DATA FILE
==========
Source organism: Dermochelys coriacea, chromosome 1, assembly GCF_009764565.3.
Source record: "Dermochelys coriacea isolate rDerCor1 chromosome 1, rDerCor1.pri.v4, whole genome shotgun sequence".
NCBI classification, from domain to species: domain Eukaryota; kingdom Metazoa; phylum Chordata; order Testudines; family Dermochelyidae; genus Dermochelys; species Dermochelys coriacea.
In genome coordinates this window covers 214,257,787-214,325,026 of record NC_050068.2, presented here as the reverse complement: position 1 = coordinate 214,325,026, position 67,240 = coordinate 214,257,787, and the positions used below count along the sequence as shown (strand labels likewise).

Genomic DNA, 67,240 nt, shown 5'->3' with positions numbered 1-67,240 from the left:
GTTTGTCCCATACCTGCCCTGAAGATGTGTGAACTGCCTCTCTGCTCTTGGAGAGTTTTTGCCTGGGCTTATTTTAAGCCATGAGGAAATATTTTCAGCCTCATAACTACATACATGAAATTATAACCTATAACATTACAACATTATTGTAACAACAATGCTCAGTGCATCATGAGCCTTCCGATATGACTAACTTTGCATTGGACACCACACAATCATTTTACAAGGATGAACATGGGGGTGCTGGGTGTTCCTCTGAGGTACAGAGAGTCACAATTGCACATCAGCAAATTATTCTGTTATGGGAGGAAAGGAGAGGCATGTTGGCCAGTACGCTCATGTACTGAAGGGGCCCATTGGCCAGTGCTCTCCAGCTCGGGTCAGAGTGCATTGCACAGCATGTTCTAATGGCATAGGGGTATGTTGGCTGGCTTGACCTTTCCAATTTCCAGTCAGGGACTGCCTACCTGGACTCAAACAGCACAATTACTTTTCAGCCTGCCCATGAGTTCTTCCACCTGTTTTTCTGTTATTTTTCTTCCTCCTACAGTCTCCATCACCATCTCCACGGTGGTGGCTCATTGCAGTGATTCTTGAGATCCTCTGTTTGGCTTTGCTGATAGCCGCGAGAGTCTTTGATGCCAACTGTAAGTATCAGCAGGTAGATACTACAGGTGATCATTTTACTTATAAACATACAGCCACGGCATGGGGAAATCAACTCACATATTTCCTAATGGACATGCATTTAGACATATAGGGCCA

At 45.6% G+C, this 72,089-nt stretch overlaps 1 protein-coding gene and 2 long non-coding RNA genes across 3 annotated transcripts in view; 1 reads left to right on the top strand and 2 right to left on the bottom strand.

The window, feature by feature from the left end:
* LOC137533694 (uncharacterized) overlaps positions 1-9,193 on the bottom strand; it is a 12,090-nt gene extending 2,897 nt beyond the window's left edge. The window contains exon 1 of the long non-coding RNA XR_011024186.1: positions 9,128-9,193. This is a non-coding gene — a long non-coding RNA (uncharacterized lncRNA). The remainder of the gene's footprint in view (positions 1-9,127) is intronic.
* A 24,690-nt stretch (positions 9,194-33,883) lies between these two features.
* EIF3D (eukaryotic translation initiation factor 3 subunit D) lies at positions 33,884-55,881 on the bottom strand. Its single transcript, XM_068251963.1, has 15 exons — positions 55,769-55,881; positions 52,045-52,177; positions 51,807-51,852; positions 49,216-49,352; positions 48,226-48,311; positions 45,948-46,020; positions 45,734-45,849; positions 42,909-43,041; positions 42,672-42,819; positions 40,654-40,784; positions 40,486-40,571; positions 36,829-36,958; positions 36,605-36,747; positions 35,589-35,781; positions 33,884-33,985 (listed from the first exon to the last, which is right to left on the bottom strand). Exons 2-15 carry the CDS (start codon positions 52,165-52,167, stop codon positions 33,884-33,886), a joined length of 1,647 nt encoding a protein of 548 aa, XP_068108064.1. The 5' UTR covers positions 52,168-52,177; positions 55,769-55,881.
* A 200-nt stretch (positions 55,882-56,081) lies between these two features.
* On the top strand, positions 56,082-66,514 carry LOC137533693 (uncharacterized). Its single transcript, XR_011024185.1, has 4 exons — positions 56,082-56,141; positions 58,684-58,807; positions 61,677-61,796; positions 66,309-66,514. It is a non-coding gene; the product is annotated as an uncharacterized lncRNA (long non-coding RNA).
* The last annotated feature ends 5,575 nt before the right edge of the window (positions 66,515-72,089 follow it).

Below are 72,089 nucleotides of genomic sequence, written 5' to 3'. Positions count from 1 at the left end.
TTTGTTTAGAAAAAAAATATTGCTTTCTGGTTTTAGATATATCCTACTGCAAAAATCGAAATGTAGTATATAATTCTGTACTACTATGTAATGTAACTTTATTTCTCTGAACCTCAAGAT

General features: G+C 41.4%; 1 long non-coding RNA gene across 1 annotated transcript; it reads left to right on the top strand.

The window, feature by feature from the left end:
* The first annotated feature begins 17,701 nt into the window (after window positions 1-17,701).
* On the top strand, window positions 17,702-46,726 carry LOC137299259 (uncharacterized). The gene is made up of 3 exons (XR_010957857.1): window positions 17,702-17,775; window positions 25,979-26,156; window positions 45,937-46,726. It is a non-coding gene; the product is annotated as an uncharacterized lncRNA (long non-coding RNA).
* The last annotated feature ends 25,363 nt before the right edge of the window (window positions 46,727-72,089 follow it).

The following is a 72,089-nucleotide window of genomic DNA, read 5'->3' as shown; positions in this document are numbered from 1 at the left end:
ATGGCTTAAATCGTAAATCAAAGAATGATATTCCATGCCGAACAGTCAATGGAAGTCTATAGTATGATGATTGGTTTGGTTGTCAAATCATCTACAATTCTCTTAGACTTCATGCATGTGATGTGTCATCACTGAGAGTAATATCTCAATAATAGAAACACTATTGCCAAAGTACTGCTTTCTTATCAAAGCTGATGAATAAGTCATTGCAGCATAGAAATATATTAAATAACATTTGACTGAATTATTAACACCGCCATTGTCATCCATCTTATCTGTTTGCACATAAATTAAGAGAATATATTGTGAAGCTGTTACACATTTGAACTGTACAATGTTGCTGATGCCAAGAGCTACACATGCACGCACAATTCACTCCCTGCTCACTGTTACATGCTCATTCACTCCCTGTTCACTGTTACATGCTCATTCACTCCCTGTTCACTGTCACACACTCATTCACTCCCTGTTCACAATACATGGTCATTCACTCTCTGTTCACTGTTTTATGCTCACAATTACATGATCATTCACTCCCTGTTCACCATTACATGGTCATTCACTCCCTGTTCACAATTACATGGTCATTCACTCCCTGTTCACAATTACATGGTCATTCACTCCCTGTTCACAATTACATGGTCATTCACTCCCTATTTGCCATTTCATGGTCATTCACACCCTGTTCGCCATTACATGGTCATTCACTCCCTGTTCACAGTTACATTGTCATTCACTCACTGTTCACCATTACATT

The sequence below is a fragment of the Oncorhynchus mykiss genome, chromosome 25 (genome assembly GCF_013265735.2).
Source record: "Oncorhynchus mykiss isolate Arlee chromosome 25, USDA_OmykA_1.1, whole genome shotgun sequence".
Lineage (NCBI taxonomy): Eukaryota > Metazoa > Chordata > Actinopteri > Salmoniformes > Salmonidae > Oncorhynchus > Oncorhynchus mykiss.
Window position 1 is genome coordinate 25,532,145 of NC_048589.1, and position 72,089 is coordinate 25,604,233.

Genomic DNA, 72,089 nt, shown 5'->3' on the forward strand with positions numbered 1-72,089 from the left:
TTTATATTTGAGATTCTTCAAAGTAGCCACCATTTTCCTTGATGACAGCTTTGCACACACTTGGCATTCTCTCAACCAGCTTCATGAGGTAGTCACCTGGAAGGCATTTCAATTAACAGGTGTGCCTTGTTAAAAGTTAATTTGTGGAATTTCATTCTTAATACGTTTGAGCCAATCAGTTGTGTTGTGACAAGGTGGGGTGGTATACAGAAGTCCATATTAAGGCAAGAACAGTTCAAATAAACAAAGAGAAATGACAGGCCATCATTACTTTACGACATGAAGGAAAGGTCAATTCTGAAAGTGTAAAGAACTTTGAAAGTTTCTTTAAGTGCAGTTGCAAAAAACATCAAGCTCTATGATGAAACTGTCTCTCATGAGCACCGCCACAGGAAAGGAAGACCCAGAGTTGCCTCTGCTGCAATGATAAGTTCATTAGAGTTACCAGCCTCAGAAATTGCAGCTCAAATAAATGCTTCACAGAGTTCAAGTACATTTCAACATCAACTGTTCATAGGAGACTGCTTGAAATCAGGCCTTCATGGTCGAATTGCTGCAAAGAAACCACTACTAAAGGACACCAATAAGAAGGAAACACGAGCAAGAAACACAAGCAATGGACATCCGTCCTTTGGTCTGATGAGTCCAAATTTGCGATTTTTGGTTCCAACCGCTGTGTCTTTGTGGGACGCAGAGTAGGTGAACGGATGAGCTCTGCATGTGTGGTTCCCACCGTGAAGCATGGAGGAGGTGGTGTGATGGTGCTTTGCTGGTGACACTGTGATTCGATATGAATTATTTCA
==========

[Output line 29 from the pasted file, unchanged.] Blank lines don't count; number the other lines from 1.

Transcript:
TTTATATTTGAGATTCTTCAAAGTAGCCACCATTTTCCTTGATGACAGCTTTGCACACACTTGGCATTCTCTCAACCAGCTTCATGAGGTAGTCACCTGGAAGGCATTTCAATTAACAGGTGTGCCTTGTTAAAAGTTAATTTGTGGAATTTCATTCTTAATACGTTTGAGCCAATCAGTTGTGTTGTGACAAGGTGGGGTGGTATACAGAAGTCCATATTAAGGCAAGAACAGTTCAAATAAACAAAGAGAAATGACAGGCCATCATTACTTTACGACATGAAGGAAAGGTCAATTCTGAAAGTGTAAAGAACTTTGAAAGTTTCTTTAAGTGCAGTTGCAAAAAACATCAAGCTCTATGATGAAACTGTCTCTCATGAGCACCGCCACAGGAAAGGAAGACCCAGAGTTGCCTCTGCTGCAATGATAAGTTCATTAGAGTTACCAGCCTCAGAAATTGCAGCTCAAATAAATGCTTCACAGAGTTCAAGTACATTTCAACATCAACTGTTCATAGGAGACTGCTTGAAATCAGGCCTTCATGGTCGAATTGCTGCAAAGAAACCACTACTAAAGGACACCAATAAGAAGGAAACACGAGCAAGAAACACAAGCAATGGACATCCGTCCTTTGGTCTGATGAGTCCAAATTTGCGATTTTTGGTTCCAACCGCTGTGTCTTTGTGGGACGCAGAGTAGGTGAACGGATGAGCTCTGCATGTGTGGTTCCCACCGTGAAGCATGGAGGAGGTGGTGTGATGGTGCTTTGCTGGTGACACTGTGATTCGATATGAATTATTTCA